After a couple of years in business, you may have hit the goals outlined in your business plan. Your organization is running smoothly and you’re thinking about what comes next. If this is the case, congratulate yourself on your well-earned success!
And in terms of next steps, it may be time for you to develop your growth strategy. Determining the best time to grow your business depends on your goals. What does success look like to you? Do you want to keep the business in the family long-term, or are you hoping to sell it in a couple of years? If you have been in business for two or more years and are outliving your business plan, it may be time to consider where your business is going in the future.
What Types of Business Growth Are There?
As with many aspects of business, there is not a one-size-fits-all growth strategy. Depending on your industry, your plan for growth may look different. If you run a daycare, for example, you might focus on growing clientele. This might also be true in a consulting field. A plumbing business, on the other hand, might look to grow its fleet of vehicles to better service the customers it already has.
Typically, these growth goals often come down to making an impact on the bottom line. Eve pointed out that an important rule of thumb for business owners to keep in mind is that growing often means spending more money. That said, one of the most important areas to consider when mapping out a growth strategy is staffing. Money spent investing in your talent is always well spent.
A common mistake in the growth process is getting distracted by a new shiny idea that is outside of your area of expertise. Companies should stick to what has proven to work to help ensure their growth plans are successful.
How are Business Plans and Growth Plans Similar?
Think of a growth plan as an extension of your business plan. Your business plan outlined what you want to be known for and how to make that a reality. A growth plan takes a deeper dive into what you are known for and finds avenues to build upon your business’ success. Instead of looking month-to-month or quarter-to-quarter, map out a longer term five-year strategy.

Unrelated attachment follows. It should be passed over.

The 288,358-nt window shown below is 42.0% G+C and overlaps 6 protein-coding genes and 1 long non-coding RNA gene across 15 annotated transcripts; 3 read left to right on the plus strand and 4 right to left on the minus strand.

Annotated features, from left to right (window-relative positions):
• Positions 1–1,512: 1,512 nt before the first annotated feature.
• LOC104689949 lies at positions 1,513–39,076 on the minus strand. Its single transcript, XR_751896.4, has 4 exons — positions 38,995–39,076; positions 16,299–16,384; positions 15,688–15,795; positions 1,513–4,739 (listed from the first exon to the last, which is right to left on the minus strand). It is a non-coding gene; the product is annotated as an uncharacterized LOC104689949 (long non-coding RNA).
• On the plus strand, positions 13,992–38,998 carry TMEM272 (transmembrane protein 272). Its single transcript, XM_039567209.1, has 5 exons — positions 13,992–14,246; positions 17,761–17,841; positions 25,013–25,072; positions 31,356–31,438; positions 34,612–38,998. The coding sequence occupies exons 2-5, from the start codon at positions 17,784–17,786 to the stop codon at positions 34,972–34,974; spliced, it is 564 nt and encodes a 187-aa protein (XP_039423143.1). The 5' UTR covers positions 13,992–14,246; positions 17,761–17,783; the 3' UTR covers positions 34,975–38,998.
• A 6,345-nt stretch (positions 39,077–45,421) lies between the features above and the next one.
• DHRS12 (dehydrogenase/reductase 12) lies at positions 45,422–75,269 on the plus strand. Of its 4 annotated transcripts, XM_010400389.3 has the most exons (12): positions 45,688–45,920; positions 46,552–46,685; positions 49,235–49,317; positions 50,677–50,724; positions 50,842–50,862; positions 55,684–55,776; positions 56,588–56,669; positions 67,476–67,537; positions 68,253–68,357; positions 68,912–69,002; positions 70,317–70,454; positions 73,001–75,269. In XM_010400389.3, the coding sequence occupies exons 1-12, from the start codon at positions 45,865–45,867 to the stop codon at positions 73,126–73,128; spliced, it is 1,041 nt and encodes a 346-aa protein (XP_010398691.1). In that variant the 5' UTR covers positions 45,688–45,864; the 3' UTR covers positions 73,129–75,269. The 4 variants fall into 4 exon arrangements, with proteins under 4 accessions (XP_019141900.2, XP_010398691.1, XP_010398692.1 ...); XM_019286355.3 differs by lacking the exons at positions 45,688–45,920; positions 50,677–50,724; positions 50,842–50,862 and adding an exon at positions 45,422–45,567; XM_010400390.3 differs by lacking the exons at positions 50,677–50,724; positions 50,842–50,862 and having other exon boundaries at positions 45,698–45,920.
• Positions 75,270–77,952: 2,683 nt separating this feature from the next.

A key component of any business plan is keeping tabs on the competition. How are your competitors reacting to market changes? Where is their focus? This helps keep you informed about what you are up against and how you can set your business apart.
What Goes into a Growth Plan?
Similar to a business plan, having a good team is fundamental because support is key to expanding your business. Keeping lines of communication open is imperative. You should regularly check in with your team of advisors, including your CPA, banker, and lawyer, to help you navigate the next phases of your business growth. At this stage, you may seek more specialization in these roles to help you achieve your specific goals.
How to Draft a Winning Team of Business Advisors
Realistic forecasting and determining the right financial services to support your needs is also important. It’s common that business needs change as you grow and find success. Where a $10,000 line of credit was suitable before, it may not be now. Look at your larger financial picture and have an open, honest conversation with your banker about your needs.
Common Growth Pitfall: A common mistake business owners make when attempting to grow is overspending or growing too fast. Consult with your team of advisors, who can help ensure your expectations are realistic and you are in line to meet your goals.
Our business bankers have helped thousands of business owners like you, from starting a brand new business through succession planning. If you need help growing your business, reach out and our team can help ensure you’re on the right financial track
Eve Elliott is a Business Banking Officer with Rockland Trust. She’s been with the bank for more than 10 years and spent her entire career catering to and supporting the business community. Eve can be reached at Eve.Elliott@RocklandTrust.com.